Adam Rapp
Almeida Theatre

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"Fifteen years ago, I killed my sister" may sound like giving away the plot but since it is the play's first line, this is a good way of introducing a beautiful, elegiac monologue about an ordinary man.

Eight years ago, when Nocturne first saw the light of day, it had a cast of five but now, under Matt Wilde's direction, first in North London and then at the Traverse in Edinburgh, it has been pared down to a minimalist solo on a stage adorned by nothing more than a light bulb and chair hanging from a meat hook.

Irish actor Peter McDonald is perfectly cast as the unnamed narrator and uses a faultless American accent. He retains a boyish innocence which covers a haunted past that he cannot escape, even in sexual congress.

He hails from a middle-class family in the suburbs of Chicago and is something of a piano prodigy. This gives Rapp an excuse to structure his 100 minute poetic drama like the piano solo of the title.

After the shock opening announcement, we hear the story of a 17-year-old and a second-hand car without working brakes that in one of those fateful coincidences decapitates the funny, bright sister, eight years his junior.

Mother goes into depression and father briefly considers revenge but, as soon as is decent, the protagonist hightails it for the anonymity of New York. There, he works in a bookstore and yearns to emulate the numerous novelists, primarily American, who are both his heroes and companions, as well as the furnishings of his sparse apartment.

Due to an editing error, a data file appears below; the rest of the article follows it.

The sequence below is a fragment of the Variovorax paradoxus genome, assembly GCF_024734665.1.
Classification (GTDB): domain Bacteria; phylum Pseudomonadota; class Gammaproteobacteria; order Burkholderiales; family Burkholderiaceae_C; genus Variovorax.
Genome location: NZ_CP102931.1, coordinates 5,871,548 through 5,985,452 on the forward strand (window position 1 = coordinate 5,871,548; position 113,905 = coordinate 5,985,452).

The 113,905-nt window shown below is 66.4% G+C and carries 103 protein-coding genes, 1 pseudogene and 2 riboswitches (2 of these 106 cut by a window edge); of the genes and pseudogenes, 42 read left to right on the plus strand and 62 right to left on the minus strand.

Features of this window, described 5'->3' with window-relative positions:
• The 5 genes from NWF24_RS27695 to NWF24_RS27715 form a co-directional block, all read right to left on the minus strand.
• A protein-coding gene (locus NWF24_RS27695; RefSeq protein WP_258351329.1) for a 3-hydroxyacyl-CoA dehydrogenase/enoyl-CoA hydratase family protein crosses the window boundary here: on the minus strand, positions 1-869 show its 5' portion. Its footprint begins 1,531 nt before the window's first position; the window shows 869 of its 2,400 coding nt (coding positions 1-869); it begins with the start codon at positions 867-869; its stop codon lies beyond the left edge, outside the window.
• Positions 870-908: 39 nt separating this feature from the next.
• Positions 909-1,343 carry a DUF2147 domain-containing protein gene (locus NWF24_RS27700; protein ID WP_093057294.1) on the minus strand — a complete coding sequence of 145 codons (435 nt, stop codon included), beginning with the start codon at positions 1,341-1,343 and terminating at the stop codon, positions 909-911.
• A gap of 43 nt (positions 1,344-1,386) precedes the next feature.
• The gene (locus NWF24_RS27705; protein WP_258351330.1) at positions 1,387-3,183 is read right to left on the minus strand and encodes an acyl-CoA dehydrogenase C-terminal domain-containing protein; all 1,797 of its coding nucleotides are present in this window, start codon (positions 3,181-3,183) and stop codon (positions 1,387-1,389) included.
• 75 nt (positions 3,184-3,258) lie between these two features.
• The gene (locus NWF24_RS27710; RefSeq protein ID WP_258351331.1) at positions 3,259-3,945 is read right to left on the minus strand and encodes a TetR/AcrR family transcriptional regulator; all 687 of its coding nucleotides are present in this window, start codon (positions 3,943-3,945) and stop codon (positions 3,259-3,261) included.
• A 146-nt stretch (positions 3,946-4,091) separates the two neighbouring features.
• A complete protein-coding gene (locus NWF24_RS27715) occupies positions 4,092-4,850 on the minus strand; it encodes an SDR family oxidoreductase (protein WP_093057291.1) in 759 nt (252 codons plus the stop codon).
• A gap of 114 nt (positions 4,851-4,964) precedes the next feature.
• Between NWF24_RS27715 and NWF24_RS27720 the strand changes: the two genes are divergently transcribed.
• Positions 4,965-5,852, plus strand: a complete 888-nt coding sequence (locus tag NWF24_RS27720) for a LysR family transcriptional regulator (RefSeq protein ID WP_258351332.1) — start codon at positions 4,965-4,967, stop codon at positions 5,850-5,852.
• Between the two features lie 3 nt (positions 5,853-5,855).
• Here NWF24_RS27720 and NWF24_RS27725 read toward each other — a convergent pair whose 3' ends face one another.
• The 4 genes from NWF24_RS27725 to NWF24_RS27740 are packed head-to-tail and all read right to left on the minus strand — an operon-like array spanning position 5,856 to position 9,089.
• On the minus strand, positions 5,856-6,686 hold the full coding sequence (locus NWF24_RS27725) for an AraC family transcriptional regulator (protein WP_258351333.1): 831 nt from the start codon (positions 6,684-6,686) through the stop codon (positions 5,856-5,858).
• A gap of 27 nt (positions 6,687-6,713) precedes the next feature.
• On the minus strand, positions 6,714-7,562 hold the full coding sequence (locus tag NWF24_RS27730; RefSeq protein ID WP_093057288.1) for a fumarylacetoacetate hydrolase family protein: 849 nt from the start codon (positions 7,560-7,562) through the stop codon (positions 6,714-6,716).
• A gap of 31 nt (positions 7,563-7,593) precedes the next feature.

For fifteen years, he lives a monastic life, publishing an autobiographical novel that doesn't really sell and avoiding cars and women, having had unfortunate experiences with both.

His stream of consciousness style, divided into five parts by dissonant piano music from Phillip Neil Martin and black and white projections seems to be going nowhere but in a very pleasant fashion.

Eventually, his cancerous father writes to fix a deathbed reunion and reconciliation, which might be the catharsis that our simple hero needs to release him back to normality.

Nocturne has some similarities with Joan Didion's The Year of Magical Thinking but on this occasion there are long periods when death disappears at least from the surface of the protagonist's life.

Adam Rapp, whose Finer Noble Gases caused such a stir in Edinburgh two years ago, could not have written a more contrasting play - classical piano against hardcore rock. This quiet, thoughtful solo is strongly recommended to all but especially fans of the early work of either Conor McPherson or Neil Labute, since in different ways, it has similarities to both.

Reviewer: Philip Fisher

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